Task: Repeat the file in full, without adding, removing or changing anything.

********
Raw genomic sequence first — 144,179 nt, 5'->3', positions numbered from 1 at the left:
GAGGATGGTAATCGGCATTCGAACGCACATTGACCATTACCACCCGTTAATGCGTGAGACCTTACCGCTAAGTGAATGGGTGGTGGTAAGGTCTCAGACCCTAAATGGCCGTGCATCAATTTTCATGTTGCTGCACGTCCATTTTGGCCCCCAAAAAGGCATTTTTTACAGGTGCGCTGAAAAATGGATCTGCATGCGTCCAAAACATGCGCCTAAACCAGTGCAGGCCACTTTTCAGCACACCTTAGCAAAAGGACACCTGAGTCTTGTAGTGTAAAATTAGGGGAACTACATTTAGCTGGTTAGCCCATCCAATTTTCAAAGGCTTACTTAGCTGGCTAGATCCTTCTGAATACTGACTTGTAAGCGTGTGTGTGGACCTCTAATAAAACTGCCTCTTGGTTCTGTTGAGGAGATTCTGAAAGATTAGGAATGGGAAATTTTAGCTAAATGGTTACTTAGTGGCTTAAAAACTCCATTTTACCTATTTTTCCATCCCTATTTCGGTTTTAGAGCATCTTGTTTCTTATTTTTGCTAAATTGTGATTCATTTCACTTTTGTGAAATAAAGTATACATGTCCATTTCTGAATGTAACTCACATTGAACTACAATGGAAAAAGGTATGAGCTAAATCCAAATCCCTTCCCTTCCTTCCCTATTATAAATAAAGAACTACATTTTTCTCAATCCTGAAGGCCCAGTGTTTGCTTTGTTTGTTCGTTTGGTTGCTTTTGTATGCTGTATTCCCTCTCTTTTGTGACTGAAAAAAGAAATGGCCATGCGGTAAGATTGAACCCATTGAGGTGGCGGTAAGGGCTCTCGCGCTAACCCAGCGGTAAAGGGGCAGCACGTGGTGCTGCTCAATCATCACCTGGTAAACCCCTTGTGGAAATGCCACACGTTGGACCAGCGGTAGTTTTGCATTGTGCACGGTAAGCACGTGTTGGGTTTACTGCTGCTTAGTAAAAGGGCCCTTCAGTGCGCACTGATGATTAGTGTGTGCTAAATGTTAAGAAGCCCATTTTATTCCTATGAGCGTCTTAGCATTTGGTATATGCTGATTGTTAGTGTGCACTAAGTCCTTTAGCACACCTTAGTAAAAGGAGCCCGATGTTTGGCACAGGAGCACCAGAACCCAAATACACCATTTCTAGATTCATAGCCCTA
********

Raw genomic sequence first — 144,179 nt, 5'->3', positions numbered from 1 at the left:
GAGGATGGTAATCGGCATTCGAACGCACATTGACCATTACCACCCGTTAATGCGTGAGACCTTACCGCTAAGTGAATGGGTGGTGGTAAGGTCTCAGACCCTAAATGGCCGTGCATCAATTTTCATGTTGCTGCACGTCCATTTTGGCCCCCAAAAAGGCATTTTTTACAGGTGCGCTGAAAAATGGATCTGCATGCGTCCAAAACATGCGCCTAAACCAGTGCAGGCCACTTTTCAGCACACCTTAGCAAAAGGACACCTGAGTCTTGTAGTGTAAAATTAGGGGAACTACATTTAGCTGGTTAGCCCATCCAATTTTCAAAGGCTTACTTAGCTGGCTAGATCCTTCTGAATACTGACTTGTAAGCGTGTGTGTGGACCTCTAATAAAACTGCCTCTTGGTTCTGTTGAGGAGATTCTGAAAGATTAGGAATGGGAAATTTTAGCTAAATGGTTACTTAGTGGCTTAAAAACTCCATTTTACCTATTTTTCCATCCCTATTTCGGTTTTAGAGCATCTTGTTTCTTATTTTTGCTAAATTGTGATTCATTTCACTTTTGTGAAATAAAGTATACATGTCCATTTCTGAATGTAACTCACATTGAACTACAATGGAAAAAGGTATGAGCTAAATCCAAATCCCTTCCCTTCCTTCCCTATTATAAATAAAGAACTACATTTTTCTCAATCCTGAAGGCCCAGTGTTTGCTTTGTTTGTTCGTTTGGTTGCTTTTGTATGCTGTATTCCCTCTCTTTTGTGACTGAAAAAAGAAATGGCCATGCGGTAAGATTGAACCCATTGAGGTGGCGGTAAGGGCTCTCGCGCTAACCCAGCGGTAAAGGGGCAGCACGTGGTGCTGCTCAATCATCACCTGGTAAACCCCTTGTGGAAATGCCACACGTTGGACCAGCGGTAGTTTTGCATTGTGCACGGTAAGCACGTGTTGGGTTTACTGCTGCTTAGTAAAAGGGCCCTTCAGTGCGCACTGATGATTAGTGTGTGCTAAATGTTAAGAAGCCCATTTTATTCCTATGAGCGTCTTAGCATTTGGTATATGCTGATTGTTAGTGTGCACTAAGTCCTTTAGCACACCTTAGTAAAAGGAGCCCGATGTTTGGCACAGGAGCACCAGAACCCAAATACACCATTTCTAGATTCATAGCCCTA